Dean Professor Alex Frino said the rankings reflected significant improvements made to the MGSM offering over the past two years.
“We have been focused heavily on our flagship Women in MBAs program, which has seen a significant increase in women participating in our degrees as well as $2.4 million in new scholarships,” he said.
“We have also increased our staff to student ratios, implemented a strong alumni program and relaunched our career advisory service linking graduates with a wide range of professional opportunities.”
MGSM has seen more than 200% growth in international student applications over the past year, a result Professor Frino links to the improved ranking.
“Rankings are extremely important to international applicants, and we have seen a steady increase as we have incrementally improved our program and subsequently climbed the important rating scales,” he said.
“Our top 100 Financial Times result early this year was the first significant demonstration of our improvement in quality and now to be top 30 in The Economist makes us very proud indeed.”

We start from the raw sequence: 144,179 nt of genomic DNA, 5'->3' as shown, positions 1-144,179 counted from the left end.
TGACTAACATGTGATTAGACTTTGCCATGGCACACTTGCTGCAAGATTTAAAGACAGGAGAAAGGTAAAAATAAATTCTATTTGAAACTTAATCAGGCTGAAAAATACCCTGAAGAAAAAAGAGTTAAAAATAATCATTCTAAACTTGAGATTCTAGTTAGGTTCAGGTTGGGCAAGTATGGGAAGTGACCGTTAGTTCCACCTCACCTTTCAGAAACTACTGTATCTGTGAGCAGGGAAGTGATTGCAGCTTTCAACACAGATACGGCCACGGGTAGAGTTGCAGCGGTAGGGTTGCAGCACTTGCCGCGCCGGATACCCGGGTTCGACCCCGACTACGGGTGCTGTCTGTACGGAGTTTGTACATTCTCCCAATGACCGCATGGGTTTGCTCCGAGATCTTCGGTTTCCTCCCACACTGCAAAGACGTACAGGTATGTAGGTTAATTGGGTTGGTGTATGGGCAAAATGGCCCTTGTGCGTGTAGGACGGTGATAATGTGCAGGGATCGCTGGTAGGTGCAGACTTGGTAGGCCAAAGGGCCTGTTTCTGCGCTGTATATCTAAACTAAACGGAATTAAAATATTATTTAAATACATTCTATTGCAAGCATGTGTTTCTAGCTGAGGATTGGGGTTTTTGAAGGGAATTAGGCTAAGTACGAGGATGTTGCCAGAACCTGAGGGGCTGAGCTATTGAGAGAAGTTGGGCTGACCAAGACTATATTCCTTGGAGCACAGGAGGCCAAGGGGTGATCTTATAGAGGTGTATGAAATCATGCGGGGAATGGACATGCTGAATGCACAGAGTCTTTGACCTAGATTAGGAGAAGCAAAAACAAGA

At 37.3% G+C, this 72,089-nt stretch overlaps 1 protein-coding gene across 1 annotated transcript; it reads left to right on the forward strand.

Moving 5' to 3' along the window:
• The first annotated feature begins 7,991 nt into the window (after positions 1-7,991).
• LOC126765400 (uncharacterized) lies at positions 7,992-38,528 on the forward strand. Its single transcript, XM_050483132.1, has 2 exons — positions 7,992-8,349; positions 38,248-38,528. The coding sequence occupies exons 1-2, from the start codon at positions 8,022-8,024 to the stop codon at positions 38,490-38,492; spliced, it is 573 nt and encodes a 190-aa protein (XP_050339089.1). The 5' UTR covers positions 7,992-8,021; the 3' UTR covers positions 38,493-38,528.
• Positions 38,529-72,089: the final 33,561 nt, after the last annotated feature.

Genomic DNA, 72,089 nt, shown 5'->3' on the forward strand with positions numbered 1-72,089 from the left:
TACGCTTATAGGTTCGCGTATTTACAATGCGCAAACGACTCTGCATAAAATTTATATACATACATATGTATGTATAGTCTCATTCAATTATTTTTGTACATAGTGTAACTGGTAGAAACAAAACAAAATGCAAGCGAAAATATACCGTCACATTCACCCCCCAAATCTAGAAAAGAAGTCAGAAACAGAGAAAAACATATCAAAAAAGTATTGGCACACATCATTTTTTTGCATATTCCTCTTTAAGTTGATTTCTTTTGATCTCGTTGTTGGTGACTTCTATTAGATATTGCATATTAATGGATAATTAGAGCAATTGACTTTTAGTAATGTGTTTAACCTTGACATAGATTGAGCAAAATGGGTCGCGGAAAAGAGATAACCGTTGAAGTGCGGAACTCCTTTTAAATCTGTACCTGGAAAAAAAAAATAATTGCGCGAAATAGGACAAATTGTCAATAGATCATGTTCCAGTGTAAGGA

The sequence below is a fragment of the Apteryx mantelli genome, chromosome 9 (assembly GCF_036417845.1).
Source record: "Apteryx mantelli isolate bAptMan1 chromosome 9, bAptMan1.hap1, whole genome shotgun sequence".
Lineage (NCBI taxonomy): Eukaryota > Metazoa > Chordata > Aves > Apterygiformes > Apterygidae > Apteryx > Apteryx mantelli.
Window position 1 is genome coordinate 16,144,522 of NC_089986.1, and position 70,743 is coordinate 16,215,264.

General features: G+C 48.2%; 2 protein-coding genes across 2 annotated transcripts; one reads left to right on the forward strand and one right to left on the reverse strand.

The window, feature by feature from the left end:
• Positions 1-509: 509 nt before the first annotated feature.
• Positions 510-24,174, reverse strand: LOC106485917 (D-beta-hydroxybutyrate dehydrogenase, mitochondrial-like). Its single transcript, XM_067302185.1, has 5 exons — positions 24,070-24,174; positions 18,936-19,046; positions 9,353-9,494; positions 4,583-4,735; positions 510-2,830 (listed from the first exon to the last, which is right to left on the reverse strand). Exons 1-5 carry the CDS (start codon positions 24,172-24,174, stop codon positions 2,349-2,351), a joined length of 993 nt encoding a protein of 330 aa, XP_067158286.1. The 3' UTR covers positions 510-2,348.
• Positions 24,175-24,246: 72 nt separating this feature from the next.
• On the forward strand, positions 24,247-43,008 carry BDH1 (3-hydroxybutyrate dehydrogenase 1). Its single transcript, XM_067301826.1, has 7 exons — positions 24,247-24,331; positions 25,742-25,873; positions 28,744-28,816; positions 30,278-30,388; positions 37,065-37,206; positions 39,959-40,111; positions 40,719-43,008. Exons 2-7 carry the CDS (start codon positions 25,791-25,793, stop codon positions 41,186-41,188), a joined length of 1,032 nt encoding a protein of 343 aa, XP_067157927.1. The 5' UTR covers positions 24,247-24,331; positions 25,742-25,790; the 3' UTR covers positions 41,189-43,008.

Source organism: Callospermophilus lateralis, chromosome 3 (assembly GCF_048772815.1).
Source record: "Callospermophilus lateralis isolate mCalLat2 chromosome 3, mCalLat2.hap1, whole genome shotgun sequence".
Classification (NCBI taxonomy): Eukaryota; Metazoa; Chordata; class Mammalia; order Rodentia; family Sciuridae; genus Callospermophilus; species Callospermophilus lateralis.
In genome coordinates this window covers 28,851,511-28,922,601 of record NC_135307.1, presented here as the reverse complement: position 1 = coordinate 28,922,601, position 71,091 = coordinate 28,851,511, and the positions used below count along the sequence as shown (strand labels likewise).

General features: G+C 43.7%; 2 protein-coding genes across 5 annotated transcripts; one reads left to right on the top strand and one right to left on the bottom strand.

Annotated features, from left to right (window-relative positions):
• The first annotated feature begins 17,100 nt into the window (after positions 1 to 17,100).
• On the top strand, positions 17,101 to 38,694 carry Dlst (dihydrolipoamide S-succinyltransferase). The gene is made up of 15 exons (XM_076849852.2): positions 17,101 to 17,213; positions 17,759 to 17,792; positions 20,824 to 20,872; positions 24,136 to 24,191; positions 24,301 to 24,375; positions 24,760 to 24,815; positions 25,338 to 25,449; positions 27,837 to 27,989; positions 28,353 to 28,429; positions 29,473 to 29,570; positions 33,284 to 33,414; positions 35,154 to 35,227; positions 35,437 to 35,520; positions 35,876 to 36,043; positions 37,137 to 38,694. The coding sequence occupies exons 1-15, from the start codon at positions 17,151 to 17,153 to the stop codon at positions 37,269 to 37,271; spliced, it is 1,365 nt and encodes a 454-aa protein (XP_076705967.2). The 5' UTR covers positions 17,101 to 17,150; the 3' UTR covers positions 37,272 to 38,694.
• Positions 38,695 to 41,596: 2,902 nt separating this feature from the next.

The University of Queensland’s Business School has once again taken out the number one spot within the Asia Pacific, retaining their position at number 16. The University of Melbourne Business School also featured on the list ranked 43rd and 4th within the Asia Pacific.
UQ Business School Dean Professor Andrew Griffiths said it had been another outstanding year for the school’s MBA program.
“The latest accolade cements our position on an international scale, as we continue to occupy a seat in the global top 20 alongside premier business schools such as Harvard, Wharton, INSEAD, and Booth,” Professor Griffiths said.
The Economist MBA ranking takes into consideration such measures as students’ and alumni perceptions of their experiences through their MBA, and post-graduation outcomes.
View The Economist’s full list of 2015 rankings here.